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Would Jesus be an environmentalist?

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The bracelet slogan, WWJD, popularized the notion of asking what Jesus would do in various situations. I think it’s worth pondering what his response might be to the critical issue of Earth care were he in the flesh today.
Because environmental degradation wasn’t a problem in his day, Jesus said very little about the human relationship to the natural world. But we can certainly make some assumptions based on his values, teachings, and actions. And since the church seeks to act in his name under the guidance of his Spirit, I would like to think we are listening to Christ as our church leaders make pronouncements about the urgency of caring for the Earth.

Unfortunately, many Christians see little connection between the health of the Earth and the mission of Christ. Historically, much theological and spiritual emphasis was given to fleeing the world and putting one’s sole hope in life after death. Thus the world had little value in itself. It was merely the backdrop for the great drama of personal salvation, a purely spiritual endeavor.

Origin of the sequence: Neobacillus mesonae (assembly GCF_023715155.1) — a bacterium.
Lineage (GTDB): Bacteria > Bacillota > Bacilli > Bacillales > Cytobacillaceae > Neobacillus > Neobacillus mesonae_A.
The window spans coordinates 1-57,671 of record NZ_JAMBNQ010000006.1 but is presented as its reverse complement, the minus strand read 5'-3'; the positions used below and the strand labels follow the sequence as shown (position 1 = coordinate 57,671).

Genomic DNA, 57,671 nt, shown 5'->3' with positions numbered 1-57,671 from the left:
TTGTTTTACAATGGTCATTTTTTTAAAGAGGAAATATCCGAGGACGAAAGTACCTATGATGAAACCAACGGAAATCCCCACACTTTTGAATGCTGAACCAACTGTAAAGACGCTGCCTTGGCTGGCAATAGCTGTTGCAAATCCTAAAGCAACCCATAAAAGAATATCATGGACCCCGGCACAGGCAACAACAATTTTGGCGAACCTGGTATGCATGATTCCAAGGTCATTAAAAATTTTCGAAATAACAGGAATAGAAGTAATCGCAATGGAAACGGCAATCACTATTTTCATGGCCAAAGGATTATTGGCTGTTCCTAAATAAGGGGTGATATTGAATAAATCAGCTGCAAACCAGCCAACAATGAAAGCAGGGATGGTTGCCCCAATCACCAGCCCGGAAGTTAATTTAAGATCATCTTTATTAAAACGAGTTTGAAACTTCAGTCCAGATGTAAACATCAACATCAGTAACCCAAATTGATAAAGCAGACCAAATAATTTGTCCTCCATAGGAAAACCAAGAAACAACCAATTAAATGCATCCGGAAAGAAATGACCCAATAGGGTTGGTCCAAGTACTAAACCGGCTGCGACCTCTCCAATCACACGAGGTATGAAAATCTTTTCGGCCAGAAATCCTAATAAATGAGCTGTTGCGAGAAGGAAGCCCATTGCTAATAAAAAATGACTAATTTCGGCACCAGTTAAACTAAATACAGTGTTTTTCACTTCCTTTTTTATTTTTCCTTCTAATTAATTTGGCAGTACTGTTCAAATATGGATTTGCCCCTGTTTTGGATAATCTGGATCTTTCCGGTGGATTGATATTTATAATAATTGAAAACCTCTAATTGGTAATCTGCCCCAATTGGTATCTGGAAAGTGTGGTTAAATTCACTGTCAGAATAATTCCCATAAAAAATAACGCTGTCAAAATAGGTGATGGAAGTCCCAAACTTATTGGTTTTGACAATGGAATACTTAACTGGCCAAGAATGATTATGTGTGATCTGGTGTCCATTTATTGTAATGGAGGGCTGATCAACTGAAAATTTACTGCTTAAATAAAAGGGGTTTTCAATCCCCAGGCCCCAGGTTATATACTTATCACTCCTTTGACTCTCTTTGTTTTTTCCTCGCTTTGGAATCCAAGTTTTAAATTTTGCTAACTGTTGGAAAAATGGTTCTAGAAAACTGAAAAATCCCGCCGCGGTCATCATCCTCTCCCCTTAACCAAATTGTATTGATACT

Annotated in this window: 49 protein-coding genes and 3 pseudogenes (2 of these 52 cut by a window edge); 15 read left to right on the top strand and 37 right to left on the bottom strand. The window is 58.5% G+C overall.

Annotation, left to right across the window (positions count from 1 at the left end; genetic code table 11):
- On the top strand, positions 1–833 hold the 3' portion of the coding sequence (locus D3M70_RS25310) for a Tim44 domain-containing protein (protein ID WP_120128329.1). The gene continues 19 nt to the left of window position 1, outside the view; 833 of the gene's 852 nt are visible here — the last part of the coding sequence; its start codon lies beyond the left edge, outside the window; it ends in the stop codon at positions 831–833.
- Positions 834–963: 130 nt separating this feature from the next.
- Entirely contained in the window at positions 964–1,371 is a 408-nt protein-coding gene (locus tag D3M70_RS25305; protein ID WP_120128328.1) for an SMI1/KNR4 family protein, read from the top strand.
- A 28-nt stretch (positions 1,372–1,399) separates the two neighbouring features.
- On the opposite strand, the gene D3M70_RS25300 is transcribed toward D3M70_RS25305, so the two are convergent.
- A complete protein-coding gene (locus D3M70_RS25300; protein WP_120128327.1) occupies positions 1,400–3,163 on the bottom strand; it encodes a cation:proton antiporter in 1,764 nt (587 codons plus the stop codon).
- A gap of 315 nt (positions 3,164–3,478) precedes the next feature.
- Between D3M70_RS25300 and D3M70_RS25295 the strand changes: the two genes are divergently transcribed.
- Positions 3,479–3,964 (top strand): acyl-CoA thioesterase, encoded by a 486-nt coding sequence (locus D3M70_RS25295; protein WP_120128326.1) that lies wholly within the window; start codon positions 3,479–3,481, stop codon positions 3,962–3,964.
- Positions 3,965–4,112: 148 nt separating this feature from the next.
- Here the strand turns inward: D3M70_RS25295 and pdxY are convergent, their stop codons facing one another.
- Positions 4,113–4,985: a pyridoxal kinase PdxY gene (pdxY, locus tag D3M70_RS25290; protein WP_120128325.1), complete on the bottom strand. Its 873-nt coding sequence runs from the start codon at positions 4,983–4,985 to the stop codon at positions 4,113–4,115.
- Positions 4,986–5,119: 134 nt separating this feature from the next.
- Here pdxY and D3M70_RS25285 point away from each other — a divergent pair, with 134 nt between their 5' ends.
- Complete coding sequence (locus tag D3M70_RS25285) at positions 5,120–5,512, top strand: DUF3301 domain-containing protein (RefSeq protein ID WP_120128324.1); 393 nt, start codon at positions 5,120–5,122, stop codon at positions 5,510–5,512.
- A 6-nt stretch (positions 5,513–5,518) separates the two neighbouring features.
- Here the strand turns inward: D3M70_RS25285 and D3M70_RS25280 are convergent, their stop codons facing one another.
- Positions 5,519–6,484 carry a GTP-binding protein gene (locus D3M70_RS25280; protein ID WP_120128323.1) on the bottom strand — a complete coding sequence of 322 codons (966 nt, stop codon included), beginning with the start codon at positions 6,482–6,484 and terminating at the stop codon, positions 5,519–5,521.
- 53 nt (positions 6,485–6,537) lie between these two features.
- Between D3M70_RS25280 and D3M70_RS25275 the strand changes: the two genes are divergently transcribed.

Arctic exploration for climate science

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In recent years, there have been many indications that the Arctic is suffering the effects of climate change more rapidly and seriously than almost any other region of the world. In particular, temperatures at the top of the planet have been rising much faster than the global average, and all that additional heat has melted vast quantities of Arctic sea ice.

Scientists have spotted these trends thanks to satellite data and other techniques, but there is still an awful lot that researchers don’t know about how the Arctic is responding to global warming. Data gathered in the actual locations is needed for solid evidence.